Russell Riley

Professor and Co-Chair of the Presidential Oral History Program

Fast Facts

Areas Of Expertise

  • Leadership
  • Political Parties and Movements
  • Politics
  • The Presidency

Professor Russell Riley, co-chair of the Miller Center’s Presidential Oral History Program, is the White Burkett Miller Center Professor of Ethics and Institutions. He is one of the nation’s foremost authorities on elite oral history interviewing and the contemporary presidency. He has logged more than 1,500 hours of confidential interviews with senior members of the White House staff, cabinet officers, and foreign leaders back to the days of the Carter and Reagan Administrations. Since 2003, he has led both the William J. Clinton Presidential History Project and the George W. Bush Oral History Project. He has lectured extensively on American politics and oral history methods across the United States, as well as in China, Mexico, the United Kingdom, Germany, Italy, Austria, Spain, Ireland, and the Netherlands, and by videoconference (for the US Department of State) at Al Quds and Najah Universities in the West Bank.

In 2003, Riley led the Center’s biographical oral history of Washington lawyer Lloyd N. Cutler. He organized and directed, also in 2003, a symposium of former leaders of the White House Congressional Affairs operation, and he helped to organize and carry out, in 2008, a symposium of former White House speechwriters, which was nationally televised on C-SPAN.

Riley graduated from Auburn University in 1983, where he received the Charles P. Anson Award as outstanding student of economics. He subsequently studied at Harvard’s Kennedy School of Government and then received his PhD from the University of Virginia, where he was a research assistant to James Sterling Young at the Miller Center. He subsequently taught at the University of Pennsylvania and Georgetown. He helped found Penn’s Washington Semester Program and from 1994 to 1998 was its resident director and a lecturer in American politics. From 1998 to 2000, he was a program director with the Salzburg Seminar in American Studies in Austria, where he organized week-long sessions on topics ranging from racial politics to the evolution of transatlantic relations in the post-Cold War world. He returned to the Miller Center in January 2001.

He has authored or edited six books, including Inside the Clinton White House: An Oral History (Oxford, 2016); Bridging the Constitutional Divide: Inside the White House Office of Legislative Affairs (Texas A&M, 2010); and The Presidency and the Politics of Racial Inequality: Nation-keeping from 1861 to 1965 (Columbia, 1999). The last of those was a finalist for that year’s Neustadt Award as the best book on the presidency. His commentary on American politics has also appeared in The Washington Post, Politico, The Atlantic, The Wall Street Journal, and TIME.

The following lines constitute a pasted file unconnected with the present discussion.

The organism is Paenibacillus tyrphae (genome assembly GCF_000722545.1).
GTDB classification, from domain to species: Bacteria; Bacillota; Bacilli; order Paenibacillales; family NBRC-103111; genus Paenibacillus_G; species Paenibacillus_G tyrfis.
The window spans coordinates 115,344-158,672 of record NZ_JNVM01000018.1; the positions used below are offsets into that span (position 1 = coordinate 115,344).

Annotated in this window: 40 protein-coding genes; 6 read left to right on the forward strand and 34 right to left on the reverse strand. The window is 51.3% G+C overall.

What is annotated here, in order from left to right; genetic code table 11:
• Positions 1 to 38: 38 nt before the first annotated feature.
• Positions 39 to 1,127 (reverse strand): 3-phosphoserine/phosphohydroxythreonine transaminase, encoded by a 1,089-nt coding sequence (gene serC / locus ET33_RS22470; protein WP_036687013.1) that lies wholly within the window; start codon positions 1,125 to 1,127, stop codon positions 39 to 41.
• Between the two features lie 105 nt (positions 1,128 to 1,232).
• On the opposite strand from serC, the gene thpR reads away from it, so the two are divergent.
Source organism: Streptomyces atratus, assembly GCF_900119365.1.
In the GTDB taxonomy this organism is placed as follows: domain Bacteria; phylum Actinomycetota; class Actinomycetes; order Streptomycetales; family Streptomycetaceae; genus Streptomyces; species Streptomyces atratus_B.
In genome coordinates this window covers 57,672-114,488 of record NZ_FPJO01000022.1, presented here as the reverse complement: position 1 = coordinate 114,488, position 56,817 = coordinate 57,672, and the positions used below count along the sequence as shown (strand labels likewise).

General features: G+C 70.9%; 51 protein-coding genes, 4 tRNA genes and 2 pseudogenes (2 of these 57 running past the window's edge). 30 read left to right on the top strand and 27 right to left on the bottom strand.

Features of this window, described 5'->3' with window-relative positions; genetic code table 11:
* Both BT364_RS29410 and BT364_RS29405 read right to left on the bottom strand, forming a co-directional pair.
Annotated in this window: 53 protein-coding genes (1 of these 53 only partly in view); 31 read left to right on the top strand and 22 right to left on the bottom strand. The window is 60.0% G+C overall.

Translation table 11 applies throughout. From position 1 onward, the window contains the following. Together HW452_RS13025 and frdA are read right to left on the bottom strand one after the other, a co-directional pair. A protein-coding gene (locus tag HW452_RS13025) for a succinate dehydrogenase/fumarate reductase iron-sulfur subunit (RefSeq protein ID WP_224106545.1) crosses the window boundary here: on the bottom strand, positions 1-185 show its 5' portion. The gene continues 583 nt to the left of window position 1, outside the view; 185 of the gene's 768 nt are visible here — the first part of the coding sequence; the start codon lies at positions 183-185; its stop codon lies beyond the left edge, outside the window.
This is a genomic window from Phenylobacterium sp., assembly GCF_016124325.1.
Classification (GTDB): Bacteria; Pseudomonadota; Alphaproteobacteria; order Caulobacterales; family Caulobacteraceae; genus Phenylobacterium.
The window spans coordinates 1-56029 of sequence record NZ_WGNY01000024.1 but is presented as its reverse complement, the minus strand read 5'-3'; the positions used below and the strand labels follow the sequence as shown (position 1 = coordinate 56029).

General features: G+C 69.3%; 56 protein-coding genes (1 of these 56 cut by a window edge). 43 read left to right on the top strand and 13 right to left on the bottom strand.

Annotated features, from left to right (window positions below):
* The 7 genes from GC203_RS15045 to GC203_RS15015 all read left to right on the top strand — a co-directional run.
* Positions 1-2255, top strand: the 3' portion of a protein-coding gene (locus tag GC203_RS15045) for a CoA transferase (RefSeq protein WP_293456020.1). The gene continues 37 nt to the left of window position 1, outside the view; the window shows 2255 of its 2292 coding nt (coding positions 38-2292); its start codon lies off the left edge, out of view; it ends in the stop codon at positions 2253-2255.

Russell Riley News Feed

Leading up to the Miller Center’s 50th anniversary in 2025, this conference shares new ideas and best practices to support a more responsible and effective presidency.
Miller Center Presents
Historically, many incumbent presidents have campaigned against an oppositional Congress and relied on a “Rose Garden strategy” for reelection, but that approach could have its limits in the current moment, said Russell Riley, a presidential historian at the University of Virginia’s Miller Center.
Russell Riley Washington Post
Other experts cautioned that Biden could actually see a positive consequence from the inquiry similar to former President Bill Clinton's impeachment over his affair with Monica Lewinsky, which led to Democrats gaining five House seats, one of only two times since 1934 that the president's party gained House seats during the midterm elections while blocking Republicans from gaining any more seats in the Senate. "The 1998 midterm election, it's not completely unprecedented, but it was almost unprecedented in terms of the support that Clinton was able to generate in November of 1998 when all the impeachment furor was reaching its peak," said Russell Riley, co-chair of the University of Virginia's Miller Center’s Presidential Oral History Program.
Russell Riley Washington Examiner
Russell L. Riley, co-chair of the Presidential Oral History Program at the Miller Center at the University of Virginia in Charlottesville, believes there are “sound reasons to believe that it [the disqualification clause] would be applicable to Trump and thus render him ineligible for office. Especially given the sentences issued to the January 6 protesters, including the Proud Boys, it is hard not to find that the president was to blame for a real insurrection, consistent with the terms of the 14th amendment.”
Russell Riley El Pais
While history is full of examples of deep ideological divisions, today’s battles lack a sense of “loser’s grace” in which both sides agree to accept the outcome and move on, said Russell Riley, a presidential historian at the University of Virginia’s Miller Center.
Russell Riley The Washington Post
Historian Russell L. Riley, co-director of the Miller Center for Presidential Oral Histories at the University of Virginia in Charlottesville, agrees that the law does not preclude Trump from running in a campaign where he is currently the favorite to win the Republican nomination and will likely face off with Joe Biden again.
Russell Riley El Pais